10 Ways to Help a Cause

  • Downhome Magazine
  • Posted: Aug 17, 2010 3:41 PM
By Linda Browne

Aside from friendly faces, national pride, love of hockey and ability to withstand the harshest of winters, Canadians are perhaps best known for their generous spirit. According to Statistics Canada's 2007 Canada Survey of Giving, Volunteering and Participating (CSGVP), almost 23 million Canadians, or 84 per cent of residents aged 15 and over, gave money to a charitable or non-profit organization (totalling $10 billion). During the same period, 12.5 million Canadians (46 per cent), volunteered with a group or organization (for a total of 2.1 billion hours - the same as working about 1 million full-time jobs). Here in Newfoundland and Labrador, around 90 per cent of the population made a financial donation to a charitable cause - the highest among the provinces and territories for that year, and above the national average of 84 per cent. If you'd like to get into the giving spirit, here are 10 ways you can help a cause.

Clean up and set sale. Next time you tidy up around the house, gather up all the stuff you don't use anymore and hold a yard sale. Also, ask your creative friends - quilters, knitters, potters, jewelry makers etc. - if they'd like to peddle their wares for a good cause. Donate all profits to the charity, shelter etc. of your choice. You could even have a sale online using eBay Giving Works, which lets you donate anywhere from 10-100 per cent of the sale price of your items to the registered non-profit of your choice.

Do a good deed. If you don't have surplus stuff, sell your services. Visit your neighbours or go door-to-door in your community and offer your help with yard work, household chores, grocery shopping, walking or bathing their pets, washing their cars, etc. in exchange for a donation to their favourite charity.

Show and tell. Get together with friends and make a "hit list" of local celebrities you know - everyone from musicians and magicians to clowns and comedians - and ask if they'd be interested in putting off a benefit show for charity. When booking a venue, ask if they would donate to your cause a portion of the proceeds from the evening's door and drink sales. Advertise the show on social networking sites like Facebook and place fliers in coffee shops, stores and bulletin boards around town.

Take your fundraising crusade online. Websites like GiveMeaning.com let you help your favourite cause with the click of a mouse. After you've signed up as a member, submit a proposal describing your fundraising project and ask your family and friends to vote for you. If your proposal receives at least 100 votes in 30 days, it will be given the green light. Supporters of your cause can make a secure payment directly on the site. GiveMeaning takes care of transferring the funds to the recipient charity and issuing tax receipts to eligible Canadian residents.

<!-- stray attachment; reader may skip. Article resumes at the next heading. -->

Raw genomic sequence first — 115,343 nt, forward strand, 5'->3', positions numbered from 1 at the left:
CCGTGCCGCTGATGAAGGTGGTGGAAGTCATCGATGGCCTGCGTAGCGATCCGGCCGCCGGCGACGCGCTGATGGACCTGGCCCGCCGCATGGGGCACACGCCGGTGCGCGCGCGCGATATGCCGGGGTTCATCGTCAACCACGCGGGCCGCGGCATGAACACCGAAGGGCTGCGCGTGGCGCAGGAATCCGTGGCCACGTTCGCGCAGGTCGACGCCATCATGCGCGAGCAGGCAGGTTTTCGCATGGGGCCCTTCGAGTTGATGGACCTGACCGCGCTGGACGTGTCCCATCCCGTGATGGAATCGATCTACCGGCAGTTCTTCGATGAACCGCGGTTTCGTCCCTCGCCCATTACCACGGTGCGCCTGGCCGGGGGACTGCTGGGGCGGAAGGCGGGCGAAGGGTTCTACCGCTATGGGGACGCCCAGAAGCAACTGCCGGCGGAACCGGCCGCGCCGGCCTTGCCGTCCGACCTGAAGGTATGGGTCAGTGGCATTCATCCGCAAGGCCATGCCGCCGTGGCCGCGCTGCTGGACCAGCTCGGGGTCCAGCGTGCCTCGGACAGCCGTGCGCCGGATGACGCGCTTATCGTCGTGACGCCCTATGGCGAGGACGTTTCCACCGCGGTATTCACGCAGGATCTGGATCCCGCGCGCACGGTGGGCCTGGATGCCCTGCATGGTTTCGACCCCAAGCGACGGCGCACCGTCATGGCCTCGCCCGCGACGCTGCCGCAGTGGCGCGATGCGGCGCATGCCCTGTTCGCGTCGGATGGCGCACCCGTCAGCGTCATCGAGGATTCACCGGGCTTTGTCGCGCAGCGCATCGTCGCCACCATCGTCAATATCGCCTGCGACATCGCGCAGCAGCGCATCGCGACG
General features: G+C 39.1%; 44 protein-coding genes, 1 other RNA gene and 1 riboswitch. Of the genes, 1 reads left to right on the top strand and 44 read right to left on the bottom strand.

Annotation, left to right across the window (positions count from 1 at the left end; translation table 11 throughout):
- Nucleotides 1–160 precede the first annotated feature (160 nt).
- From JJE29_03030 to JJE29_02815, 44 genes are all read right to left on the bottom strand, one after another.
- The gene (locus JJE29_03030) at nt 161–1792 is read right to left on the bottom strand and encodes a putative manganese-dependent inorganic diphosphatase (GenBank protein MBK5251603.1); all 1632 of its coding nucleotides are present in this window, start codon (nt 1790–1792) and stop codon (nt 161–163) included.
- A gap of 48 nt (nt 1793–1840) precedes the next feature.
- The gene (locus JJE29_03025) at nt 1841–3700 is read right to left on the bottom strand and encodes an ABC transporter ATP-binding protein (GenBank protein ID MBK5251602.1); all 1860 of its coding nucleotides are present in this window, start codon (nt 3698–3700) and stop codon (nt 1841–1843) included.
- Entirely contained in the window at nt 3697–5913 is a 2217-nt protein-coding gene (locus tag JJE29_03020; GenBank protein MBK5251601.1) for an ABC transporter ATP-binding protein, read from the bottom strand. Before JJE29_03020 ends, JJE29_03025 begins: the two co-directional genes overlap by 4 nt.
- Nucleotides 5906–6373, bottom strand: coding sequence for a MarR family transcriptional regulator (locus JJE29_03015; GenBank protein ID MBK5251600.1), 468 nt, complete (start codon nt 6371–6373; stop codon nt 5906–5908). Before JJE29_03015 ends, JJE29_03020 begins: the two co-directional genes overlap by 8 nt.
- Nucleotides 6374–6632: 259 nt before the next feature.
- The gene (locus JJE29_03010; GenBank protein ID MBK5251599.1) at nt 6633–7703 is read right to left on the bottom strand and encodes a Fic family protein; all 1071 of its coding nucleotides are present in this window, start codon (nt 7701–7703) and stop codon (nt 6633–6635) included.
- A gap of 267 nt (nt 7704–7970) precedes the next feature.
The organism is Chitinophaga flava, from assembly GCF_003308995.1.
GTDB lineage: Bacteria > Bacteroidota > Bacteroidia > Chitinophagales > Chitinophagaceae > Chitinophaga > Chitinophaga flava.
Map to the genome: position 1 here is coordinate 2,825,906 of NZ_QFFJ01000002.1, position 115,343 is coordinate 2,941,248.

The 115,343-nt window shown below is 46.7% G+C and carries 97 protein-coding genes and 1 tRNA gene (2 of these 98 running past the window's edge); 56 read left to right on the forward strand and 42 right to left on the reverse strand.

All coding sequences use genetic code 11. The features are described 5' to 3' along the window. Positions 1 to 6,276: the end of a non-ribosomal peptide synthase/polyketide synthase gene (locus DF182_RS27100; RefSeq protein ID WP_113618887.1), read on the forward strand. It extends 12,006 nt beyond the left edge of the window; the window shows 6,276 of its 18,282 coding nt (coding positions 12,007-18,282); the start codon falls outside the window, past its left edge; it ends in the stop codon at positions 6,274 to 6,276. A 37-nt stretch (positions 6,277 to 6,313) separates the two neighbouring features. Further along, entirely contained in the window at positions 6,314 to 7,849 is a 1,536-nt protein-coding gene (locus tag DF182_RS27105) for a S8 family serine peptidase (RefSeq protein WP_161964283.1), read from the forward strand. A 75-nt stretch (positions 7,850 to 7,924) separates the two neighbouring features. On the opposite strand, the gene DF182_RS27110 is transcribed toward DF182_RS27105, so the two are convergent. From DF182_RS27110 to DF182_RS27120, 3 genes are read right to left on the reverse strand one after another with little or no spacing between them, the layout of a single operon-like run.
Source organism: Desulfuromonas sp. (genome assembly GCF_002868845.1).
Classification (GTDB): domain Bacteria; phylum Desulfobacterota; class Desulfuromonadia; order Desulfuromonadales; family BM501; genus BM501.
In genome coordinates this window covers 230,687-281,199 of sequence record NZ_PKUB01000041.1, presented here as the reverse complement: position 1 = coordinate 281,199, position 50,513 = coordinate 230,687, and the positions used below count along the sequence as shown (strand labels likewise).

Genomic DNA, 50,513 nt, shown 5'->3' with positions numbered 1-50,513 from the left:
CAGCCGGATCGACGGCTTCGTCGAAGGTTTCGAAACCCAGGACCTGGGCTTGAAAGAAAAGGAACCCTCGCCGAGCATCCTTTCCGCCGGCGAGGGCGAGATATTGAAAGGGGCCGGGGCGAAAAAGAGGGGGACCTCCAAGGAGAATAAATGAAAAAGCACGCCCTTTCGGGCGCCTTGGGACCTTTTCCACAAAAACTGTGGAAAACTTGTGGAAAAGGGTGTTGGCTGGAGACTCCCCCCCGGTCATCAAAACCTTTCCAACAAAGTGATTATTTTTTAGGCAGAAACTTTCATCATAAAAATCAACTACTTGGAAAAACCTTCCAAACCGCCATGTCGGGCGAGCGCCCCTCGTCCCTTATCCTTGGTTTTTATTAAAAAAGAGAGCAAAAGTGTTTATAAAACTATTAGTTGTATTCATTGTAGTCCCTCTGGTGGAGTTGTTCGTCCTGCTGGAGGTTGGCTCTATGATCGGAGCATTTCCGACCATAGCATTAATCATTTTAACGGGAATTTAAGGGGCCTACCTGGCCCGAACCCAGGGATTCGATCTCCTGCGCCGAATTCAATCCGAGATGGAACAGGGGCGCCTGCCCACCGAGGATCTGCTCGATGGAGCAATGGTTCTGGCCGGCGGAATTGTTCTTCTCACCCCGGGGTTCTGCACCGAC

Be a conscious clicker. Free click donation websites let you help great causes without spending a dime. On these sites, click the donation button to see a page of sponsored advertisers. When you view their ads, advertisers make a small donation to charity. Charityclickdonation.com has a listing of free click sites and "bulk click donators," which let you donate to several similar causes with just one click.

You can't have fundraising without the "fun!" You can help lots of great causes simply by playing a fun game. For example, FreeRice (freerice.com) is a game where you have to choose the correct definition of a word; for each right answer, the site donates 10 grains of rice to the United Nations World Food Programme. FreePoverty (freepoverty.com) offers a game in which you have to locate a random city or landmark on a map. Each correct answer equals a donation of 10 cups of water to those living in poverty.

Get physical. Consider taking part in a walk/run for charity. Many organizations offer these events each year that use the money you raise from sponsors to help their cause (e.g. Canadian Breast Cancer Foundation's Run For the Cure, MS Society of Canada's MS Walk, and Canadian Cancer Society's Relay for Life.

If you don't got the money, perhaps you've got the time. If you have some free time, call up or visit a charity that supports your favourite cause and offer a helping hand. Many non-profits are relatively small organizations with a limited staff, so they may be able to use your help with anything from doing routine paperwork to tidying up around the office or picking up supplies.

Use your talents for good. Are you a computer wizard? Perhaps you're a gifted writer. If you have a unique skill, chances are there's a charity out there that could use your technical know-how. Offer to repair the charity's computers free of charge, or write press releases for upcoming events or other announcements, or proofread any outgoing correspondence.

Give back. The next time Christmas or your birthday rolls around, ask for donations to your favourite charity in lieu of gifts. If you're throwing a house party, tell guests there'll be a "feel-good" fee to get in. Have a friend "work the door" and collect the donations as a cover charge to attend the party.